- Warm the milk before adding it for enhanced creaminess and absorption.
- Add butter slowly in chunks to evenly infuse flavor.
- Flavor boosters: garlic, Parmesan, sour cream, cream cheese, ranch seasoning
Follow these easy tips and you will achieve smooth, creamy dreamy mashed potatoes every time. Now that’s comfort food at its finest!
FAQs About Making Mashed Potatoes
Some common questions people have about crafting the perfect mashed potatoes:
Can I prepare mashed potatoes in advance?
Yes, you can make mashed potatoes 1-2 days ahead of time. Prepare the potatoes according to the recipe up until adding milk and butter. Transfer potatoes to a buttered baking dish, cover tightly with plastic wrap and refrigerate. When ready to serve, add milk and butter, transfer to a saucepan and gently reheat over medium-low heat until warmed through. Stir frequently to prevent scorching on the bottom.
What kind of milk works best?
Whole milk or half and half give the creamiest, most indulgent mashed potatoes. For a healthier option, try using low-fat milk, almond milk or unsweetened soy milk. Avoid non-dairy creamers which can curdle and taste artificial.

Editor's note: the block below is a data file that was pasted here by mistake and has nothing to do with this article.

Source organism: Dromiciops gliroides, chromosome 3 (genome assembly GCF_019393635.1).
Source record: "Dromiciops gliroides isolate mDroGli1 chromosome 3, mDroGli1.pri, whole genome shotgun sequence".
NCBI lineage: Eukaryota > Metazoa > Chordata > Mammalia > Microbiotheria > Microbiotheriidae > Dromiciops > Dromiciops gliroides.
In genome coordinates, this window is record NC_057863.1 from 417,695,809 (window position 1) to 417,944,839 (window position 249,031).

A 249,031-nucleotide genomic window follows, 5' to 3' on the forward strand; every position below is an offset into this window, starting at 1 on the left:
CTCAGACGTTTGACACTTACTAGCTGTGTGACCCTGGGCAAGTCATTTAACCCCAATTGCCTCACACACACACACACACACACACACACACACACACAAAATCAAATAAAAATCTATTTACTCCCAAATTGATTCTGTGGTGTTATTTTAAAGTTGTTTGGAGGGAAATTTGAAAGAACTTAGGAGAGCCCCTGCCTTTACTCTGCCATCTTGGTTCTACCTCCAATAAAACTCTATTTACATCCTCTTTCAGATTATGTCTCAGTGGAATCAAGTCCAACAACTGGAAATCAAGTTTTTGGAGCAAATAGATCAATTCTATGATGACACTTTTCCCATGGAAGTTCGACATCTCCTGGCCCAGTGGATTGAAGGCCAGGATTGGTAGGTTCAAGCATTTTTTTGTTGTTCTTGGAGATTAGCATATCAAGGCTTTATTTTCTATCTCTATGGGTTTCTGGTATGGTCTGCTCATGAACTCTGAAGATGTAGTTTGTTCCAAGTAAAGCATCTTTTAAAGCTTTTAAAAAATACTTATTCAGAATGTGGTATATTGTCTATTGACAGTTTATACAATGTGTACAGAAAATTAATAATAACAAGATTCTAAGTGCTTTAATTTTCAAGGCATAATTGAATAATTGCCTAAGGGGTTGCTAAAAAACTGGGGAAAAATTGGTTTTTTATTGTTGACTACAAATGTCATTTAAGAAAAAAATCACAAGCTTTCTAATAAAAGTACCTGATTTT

Is it okay to use a food processor?
It’s best to avoid using a food processor or electric mixer to mash potatoes. The blades destroy the potato starches leading to a gluey texture. For fluffiest spuds, use a ricer, masher or whisk by hand.
Can I freeze mashed potatoes?
Yes, mashed potatoes freeze well for up to 3 months. Prepare potatoes according to recipe and transfer to freezer containers or bags. Thaw overnight in fridge before reheating on the stovetop with milk or broth to loosen the texture.
What are some flavor additions I can mix in?
Get creative with mix-ins like roasted garlic, shredded cheese, crumbled bacon, caramelized onions or roasted bell peppers. Fresh herbs like chives, parsley or dill add color and flavor too. Spice it up with sour cream, mustard or hot sauce!
What do I do if my potatoes are too thin or watery?